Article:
China's robust exports and imports boost recovery

China's exports rose sharply in March while import growth surged to the highest in four years.

It's another boost to the nation's economic recovery.

And signals improving global demand as worldwide vaccinations pick up speed.

The data suggests the world's second largest economy will continue to gather momentum.

But it's not without challenges.

Lagging consumer rebound, and a resurgence in cases in many countries, as well as Sino-U.S. tensions, have raised risks for the outlook.

Exports soared over 30% in March from a year earlier.

But at a slower pace from the record 154.9% growth in February.

Authorities have been able to largely contain the virus.

Asian stock markets were broadly positive after the data, with strong imports giving investors confidence that domestic demand is improving.

The data showed total Chinese imports jumped over 38% year-on-year last month, the fastest pace since February 2017.

Resurgent infections abroad and constraints in global trade though have left some companies grappling with prolonged delivery timeframes and surging prices of raw materials.

Makers of cars and electronic devices from televisions to smartphones are also sounding alarm bells about the global shortage of chips.

Video Transcript

- China's exports rose sharply in March while import growth surged to the highest in four years. It's another boost to the nation's economic recovery and signals improving global demand, as worldwide vaccinations pick up speed. The data suggests the world's second largest economy will continue to gather momentum, but it's not without challenges. Lagging consumer rebound and a resurgence in cases in many countries, as well as US-Sino tensions have raised risks for the outlook.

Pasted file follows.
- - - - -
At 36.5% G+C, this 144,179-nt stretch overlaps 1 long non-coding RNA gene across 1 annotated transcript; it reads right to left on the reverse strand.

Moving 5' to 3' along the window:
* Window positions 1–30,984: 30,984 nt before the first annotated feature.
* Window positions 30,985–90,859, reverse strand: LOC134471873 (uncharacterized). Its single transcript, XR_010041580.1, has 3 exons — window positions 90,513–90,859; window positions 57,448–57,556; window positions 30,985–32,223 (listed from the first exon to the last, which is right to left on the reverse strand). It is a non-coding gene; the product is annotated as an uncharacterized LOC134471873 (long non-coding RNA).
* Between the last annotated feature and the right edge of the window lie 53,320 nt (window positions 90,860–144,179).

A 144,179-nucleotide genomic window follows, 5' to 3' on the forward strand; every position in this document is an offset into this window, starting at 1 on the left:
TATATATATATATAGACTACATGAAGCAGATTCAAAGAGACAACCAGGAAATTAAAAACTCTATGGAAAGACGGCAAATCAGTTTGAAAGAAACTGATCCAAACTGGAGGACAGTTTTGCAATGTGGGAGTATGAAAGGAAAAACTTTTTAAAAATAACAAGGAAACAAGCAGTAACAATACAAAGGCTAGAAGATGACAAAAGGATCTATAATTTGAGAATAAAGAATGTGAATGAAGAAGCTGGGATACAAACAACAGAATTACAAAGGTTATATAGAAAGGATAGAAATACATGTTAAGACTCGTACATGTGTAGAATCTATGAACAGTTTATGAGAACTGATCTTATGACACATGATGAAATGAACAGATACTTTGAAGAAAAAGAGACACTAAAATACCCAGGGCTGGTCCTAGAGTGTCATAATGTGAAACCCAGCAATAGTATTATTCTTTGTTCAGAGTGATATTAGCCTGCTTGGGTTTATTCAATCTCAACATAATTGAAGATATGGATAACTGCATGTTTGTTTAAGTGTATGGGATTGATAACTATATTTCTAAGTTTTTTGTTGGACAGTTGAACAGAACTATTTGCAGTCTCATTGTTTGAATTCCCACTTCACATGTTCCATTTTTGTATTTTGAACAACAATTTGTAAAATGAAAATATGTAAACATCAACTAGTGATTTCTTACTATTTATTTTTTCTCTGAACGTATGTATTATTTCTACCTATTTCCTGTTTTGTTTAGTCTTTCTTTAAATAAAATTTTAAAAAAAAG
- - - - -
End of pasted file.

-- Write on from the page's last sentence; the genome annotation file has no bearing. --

Exports soared over 30% in March from a year earlier, but at a slower pace from the record 154% growth in February. Authorities have been able to largely contain the virus. Asian stock markets were broadly positive on the data with strong imports giving investors confidence that domestic demand is improving.

The data showed total Chinese imports jumped over 38% year on year last month, the fastest pace since February 2017. Resurgent infections abroad and constraints in global trade, though, have left some companies grappling with prolonged delivery time frames and surging prices of raw materials. Makers of cars and electronic devices, from televisions to smartphones, are also sounding alarm bells about the global shortage of chips.